Research libraries have a shared vision. This vision is embedded in the Keystone Principles: information must be available free of marketing bias, commercial motives, and cost to the individual users; there is a responsibility for creating innovative systems for dissemination and preservation of existing and new knowledge; and that libraries are intellectual commons for the communities they serve, where people and ideas interact to expand learning and facilitate the creation of new knowledge.(8) Listening to this vision should inform what is learned from customers. The vision should also shape the analysis and solutions developed to create better services and products.

In this environment of ever-changing technological capability, economic uncertainty, social and demographic shifts, and emerging political interests, customer input must be viewed as one set, but not the only set, of important information that should affect strategic planning. The discipline of Systems Thinking must be explicitly practiced. Libraries do not exist independently of this environment. Trends and events external to research libraries are critical to their success. These realities and their effect on us must be understood if the vision embedded in the keystone principles is to be actualized. There are stakeholders other than the library's direct customers surveyed in the LibQUAL+ instrument--governing boards, alumni, citizens, and future students, to name a few. It should also be recognized that implicit or explicit partnering relationships with our suppliers are key to this success. Libraries must work on those relationships to ensure that suppliers help maximize the outcomes for customers. SPARC (Scholarly Publishing & Academic Resources Coalition is one such partnering relationship that ARL has initiated that demonstrates this systems thinking approach. In research libraries, there must be a clear view of how the parts, the units of work, relate to the actual provision of a service such as "Access to Collections."

If listening to the organization is practiced in a learning mode, the ability to question current assumptions becomes a well-developed skill. Practicing the discipline of mental models--seeking data that allow questioning of deeply held assumptions that shape current views, biases, and internal perceptions--can keep libraries in touch with reality. Discovering through LibQUAL+ can help examine service quality from the customers' perspective. Process improvement efforts can help question perceptions of how successful current processes are, and mapping those processes depicts the reality of their capability. It is important to attain this grasp of reality in order to learn how to change with and for customers.

The application of learning can be accelerated through the utilization of teamwork. The different skills and perspectives, from all parts of the organization, will lead to new ways of thinking and questioning. All staff need to be engaged in leading the organization. They bring untapped extensive knowledge, a variety of experiences and commitment to the vision and purpose. Charging teams with gathering data, assessing its meaning, and using it to change the way services are offered is practicing the discipline of team learning. Dialogues within teams, informed by the data they collected when measuring progress toward high performance quality standards, produce the synergy that is foundational to the development of new and innovative approaches. Without performance measures and a strategic framework for these dialogues, there is a risk of continued group-think and choices of strategies based on the beliefs of the most vocal or those perceived as most influential. Learning and sharing learning, then, is a primary focus of teamwork.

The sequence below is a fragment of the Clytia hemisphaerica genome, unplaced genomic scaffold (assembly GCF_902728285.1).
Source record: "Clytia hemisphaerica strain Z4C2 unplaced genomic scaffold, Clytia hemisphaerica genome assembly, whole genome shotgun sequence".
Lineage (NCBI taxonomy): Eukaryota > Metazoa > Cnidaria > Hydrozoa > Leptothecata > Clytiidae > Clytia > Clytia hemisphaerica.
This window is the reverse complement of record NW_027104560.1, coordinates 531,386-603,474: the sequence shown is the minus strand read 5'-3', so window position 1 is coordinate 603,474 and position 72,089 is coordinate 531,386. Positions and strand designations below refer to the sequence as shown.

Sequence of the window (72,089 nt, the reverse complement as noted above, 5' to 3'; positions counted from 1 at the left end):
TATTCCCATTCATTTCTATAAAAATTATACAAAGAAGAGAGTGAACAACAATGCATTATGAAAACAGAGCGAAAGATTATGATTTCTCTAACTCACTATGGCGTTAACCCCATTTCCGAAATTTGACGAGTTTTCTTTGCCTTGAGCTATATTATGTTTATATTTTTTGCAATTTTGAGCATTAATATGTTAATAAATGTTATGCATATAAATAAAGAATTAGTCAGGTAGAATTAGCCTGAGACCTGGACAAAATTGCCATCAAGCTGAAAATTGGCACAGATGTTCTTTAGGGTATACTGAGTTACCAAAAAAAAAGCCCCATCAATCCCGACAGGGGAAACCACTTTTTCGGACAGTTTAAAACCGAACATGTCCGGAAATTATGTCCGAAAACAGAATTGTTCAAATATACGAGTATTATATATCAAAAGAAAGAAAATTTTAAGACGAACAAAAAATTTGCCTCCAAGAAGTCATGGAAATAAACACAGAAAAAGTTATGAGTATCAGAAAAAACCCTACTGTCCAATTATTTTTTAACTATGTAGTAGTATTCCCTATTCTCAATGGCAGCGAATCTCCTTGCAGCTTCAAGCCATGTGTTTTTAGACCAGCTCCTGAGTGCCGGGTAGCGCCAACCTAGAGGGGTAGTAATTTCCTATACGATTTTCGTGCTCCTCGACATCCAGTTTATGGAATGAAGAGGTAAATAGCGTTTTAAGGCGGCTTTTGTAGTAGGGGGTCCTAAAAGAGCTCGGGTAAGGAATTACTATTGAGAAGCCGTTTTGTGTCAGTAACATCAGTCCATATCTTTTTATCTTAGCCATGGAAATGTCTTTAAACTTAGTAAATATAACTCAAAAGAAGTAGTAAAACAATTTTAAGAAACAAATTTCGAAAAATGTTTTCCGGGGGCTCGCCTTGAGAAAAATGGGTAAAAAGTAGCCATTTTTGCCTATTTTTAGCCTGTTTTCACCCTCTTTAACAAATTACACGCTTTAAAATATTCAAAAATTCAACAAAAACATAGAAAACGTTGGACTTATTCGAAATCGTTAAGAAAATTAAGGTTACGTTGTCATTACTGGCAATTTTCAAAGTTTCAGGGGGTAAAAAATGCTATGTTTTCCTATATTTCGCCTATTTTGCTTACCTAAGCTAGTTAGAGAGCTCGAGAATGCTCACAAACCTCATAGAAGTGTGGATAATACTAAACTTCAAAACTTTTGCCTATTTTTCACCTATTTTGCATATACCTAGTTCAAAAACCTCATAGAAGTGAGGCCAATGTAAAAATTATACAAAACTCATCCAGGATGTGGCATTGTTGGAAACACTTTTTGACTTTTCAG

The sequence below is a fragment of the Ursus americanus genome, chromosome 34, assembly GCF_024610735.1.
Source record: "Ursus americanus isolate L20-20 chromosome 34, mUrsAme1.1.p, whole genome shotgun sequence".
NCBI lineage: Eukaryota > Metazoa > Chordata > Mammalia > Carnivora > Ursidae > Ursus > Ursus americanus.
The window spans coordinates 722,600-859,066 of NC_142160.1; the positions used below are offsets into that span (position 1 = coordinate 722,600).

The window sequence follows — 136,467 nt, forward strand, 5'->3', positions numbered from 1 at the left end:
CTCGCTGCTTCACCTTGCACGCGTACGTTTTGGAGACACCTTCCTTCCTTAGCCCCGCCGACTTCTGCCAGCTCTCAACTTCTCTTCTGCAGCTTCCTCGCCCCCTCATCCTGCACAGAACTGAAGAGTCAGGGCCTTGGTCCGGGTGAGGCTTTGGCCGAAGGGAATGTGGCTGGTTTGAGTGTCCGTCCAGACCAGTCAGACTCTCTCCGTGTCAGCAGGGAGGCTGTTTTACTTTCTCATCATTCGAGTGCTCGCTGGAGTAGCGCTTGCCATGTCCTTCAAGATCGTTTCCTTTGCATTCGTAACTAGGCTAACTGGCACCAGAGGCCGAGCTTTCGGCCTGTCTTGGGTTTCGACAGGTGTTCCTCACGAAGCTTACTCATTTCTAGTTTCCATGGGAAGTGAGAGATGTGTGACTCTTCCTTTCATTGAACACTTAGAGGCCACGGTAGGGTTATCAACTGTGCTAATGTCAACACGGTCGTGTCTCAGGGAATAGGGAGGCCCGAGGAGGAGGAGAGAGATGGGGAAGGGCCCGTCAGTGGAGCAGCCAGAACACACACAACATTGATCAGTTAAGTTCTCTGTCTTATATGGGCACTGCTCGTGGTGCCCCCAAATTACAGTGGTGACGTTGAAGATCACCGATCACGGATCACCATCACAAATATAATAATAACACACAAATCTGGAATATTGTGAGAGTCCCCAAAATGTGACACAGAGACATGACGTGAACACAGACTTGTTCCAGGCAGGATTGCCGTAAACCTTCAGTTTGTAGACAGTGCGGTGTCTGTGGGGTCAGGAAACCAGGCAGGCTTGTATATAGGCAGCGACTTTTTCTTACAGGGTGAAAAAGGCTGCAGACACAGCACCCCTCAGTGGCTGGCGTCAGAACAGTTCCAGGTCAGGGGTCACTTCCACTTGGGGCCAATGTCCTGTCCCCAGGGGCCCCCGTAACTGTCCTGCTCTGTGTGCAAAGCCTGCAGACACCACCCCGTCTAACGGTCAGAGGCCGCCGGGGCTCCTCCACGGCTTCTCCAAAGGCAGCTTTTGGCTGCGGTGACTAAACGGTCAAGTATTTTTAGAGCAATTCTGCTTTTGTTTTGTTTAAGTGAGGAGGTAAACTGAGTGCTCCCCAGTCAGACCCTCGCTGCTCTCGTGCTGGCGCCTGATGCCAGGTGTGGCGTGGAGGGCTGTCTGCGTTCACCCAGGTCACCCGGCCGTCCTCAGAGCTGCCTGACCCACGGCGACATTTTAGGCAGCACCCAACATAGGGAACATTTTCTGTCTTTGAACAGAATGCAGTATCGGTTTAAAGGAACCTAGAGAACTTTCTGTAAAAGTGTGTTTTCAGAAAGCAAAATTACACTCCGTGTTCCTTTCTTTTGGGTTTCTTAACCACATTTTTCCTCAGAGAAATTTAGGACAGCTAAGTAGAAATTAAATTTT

Last, if staff are to be supported in moving, changing, and transforming their work environment to truly develop a culture of assessment, building compatible infrastructures that support the discipline of personal mastery will be necessary. Creating a supportive performance effectiveness measurement system can help each individual member of the staff assess her/his own personal current situation and develop goals that enable her/ him to achieve personal visions. By encouraging the alignment of individual performance and learning goals with team quality standards, staff see the connection between self-development and serving customers. They are provided the opportunity to experiment, to contribute, to help shape and move toward, the shared vision. Developing such a system is less about setting and reaching goals than it is about setting goals and learning true capability. In designing systems that support personal mastery, there is an opportunity to understand how organizational policies or allocation of organizational resources actually contribute to the inability of staff to reach peak performance capability. By designing a system that calls for reflection, self-assessment, and peer support and advice, the learning organization contributes to the development of individual self-efficacy. A confident staff is a staff that willingly commits to continuous learning. A committed staff is one that can rise to the challenge of continuous change and appreciate the importance of the role played by the library in the accomplishment of the larger institutional goals of education, research, and service.

Sharing responsibility throughout the organization results in the sharing of information at all levels (Senge, 1994). "Silo-ing" of information and data should not be encouraged. This keeps staff in the dark about why change and transformation are necessary. Withholding power from those who have much experience and knowledge to contribute is not an effective strategy for future success. Staff should be included in planning, budgeting, and decision-making. Their views and perceptions should be included and their involvement in following up on what customers report on the LibQUAL+ instrument should be expected. They need to learn how to gather more granular information and use that information to drive improvement in processes and innovation in services. Listening to the whole organization becomes a springboard for change and transformation.